Outsourcing, especially offshore outsourcing, has been constantly cast in a bad light for its perceived ill effects on the job security of thousands of workers from developed economies. However, it is interesting to ask this question: If outsourcing’s negative effects far outweigh its positive results, then why does it still flourish? Is it all about the money? Apparently, the answer is “No”.
This is not to say that outsourcing does not have its bad side. In this two-part blog post, let us explore where outsourcing works, and where it should improve.
- Outsourcing allows small and medium size businesses to have more workers. Small and medium-size enterprises do not have the luxury of permanently employing large armies of workers to work on projects, such as software development, QA, accounting systems, documentation, or customer management. However, outsourcing allows them to engage as many workers as their projects need—or as they can afford—temporarily. At the end of a project’s lifecycle, a lot of companies find it easier to halt relationships with vendors than with employees.
- Outsourcing allows companies to focus on their core competencies. This is one of the most popular and oft-repeated responses to outsourcing critics, and it is worth mentioning many times over. By outsourcing processes that require low or mid-level skills, companies can focus on parts of their operations that need high levels of skills gathered from extensive industry experiences. Basic Java development can be handled by offshore workers, while software architecture and design are best handled by onshore resources.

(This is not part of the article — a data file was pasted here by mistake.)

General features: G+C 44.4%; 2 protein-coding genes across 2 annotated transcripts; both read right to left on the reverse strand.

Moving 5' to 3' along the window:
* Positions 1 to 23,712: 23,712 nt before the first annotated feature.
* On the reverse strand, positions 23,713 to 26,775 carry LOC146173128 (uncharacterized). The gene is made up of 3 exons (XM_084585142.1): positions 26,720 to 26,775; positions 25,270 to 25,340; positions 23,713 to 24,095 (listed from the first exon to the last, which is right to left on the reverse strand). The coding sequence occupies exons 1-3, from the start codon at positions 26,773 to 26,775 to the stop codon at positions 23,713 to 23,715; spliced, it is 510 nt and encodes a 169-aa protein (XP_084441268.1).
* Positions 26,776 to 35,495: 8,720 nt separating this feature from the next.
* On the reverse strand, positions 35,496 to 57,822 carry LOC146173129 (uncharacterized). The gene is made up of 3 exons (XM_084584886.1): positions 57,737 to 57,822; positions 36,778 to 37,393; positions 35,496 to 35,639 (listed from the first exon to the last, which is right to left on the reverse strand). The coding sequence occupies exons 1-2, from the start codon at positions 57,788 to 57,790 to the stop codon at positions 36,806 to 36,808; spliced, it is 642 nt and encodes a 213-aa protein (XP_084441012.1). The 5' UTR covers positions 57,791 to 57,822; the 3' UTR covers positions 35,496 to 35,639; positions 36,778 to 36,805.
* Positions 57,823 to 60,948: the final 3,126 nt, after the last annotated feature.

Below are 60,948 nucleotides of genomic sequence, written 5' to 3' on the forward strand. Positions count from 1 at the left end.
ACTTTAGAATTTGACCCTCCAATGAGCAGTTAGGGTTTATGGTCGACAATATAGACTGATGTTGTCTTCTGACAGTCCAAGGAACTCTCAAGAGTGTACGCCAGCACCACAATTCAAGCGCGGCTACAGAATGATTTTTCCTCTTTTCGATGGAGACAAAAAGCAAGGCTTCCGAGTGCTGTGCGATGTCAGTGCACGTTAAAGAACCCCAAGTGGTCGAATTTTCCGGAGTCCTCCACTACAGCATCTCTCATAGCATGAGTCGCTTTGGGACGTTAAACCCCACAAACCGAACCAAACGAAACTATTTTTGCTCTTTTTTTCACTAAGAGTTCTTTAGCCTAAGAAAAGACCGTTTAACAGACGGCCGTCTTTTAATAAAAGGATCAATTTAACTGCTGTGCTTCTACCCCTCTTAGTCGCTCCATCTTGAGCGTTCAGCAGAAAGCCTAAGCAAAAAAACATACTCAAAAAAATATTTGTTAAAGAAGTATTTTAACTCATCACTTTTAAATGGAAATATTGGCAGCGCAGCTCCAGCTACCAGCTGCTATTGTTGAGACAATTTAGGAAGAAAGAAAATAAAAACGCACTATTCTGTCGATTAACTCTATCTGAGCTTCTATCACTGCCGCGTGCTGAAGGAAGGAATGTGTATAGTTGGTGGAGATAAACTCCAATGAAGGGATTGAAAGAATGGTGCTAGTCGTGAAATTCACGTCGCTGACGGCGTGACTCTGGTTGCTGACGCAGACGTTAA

- Outsourcing offers staffing flexibility. With hundreds of thousands of available workers in application development, customer management, and support services available in low-income service providers, companies have the flexibility to hire on project basis. At the end their projects, it is easier to decide whether to retain talents or hire new ones, even new vendors.
- Outsourcing saves money. Offshore workers in an emerging economy, such as the Philippines, can provide the same quality of work at a much lower cost. Outsource workers in emerging markets are college graduates and most have job experiences relevant to outsourcing requirements. For example, IT workers in Manila are college degree holders who have also received formal trainings in specific programming languages. On top of that, IT vendors also arm their workers with trainings in consulting, customer management, communication, and methodologies. Over time, the smaller amount paid to low-wage outsource workers increase in value.
Continued… (2nd Part) The Pros and Cons of Outsourcing – 2: Why Outsourcing May Not Be For You?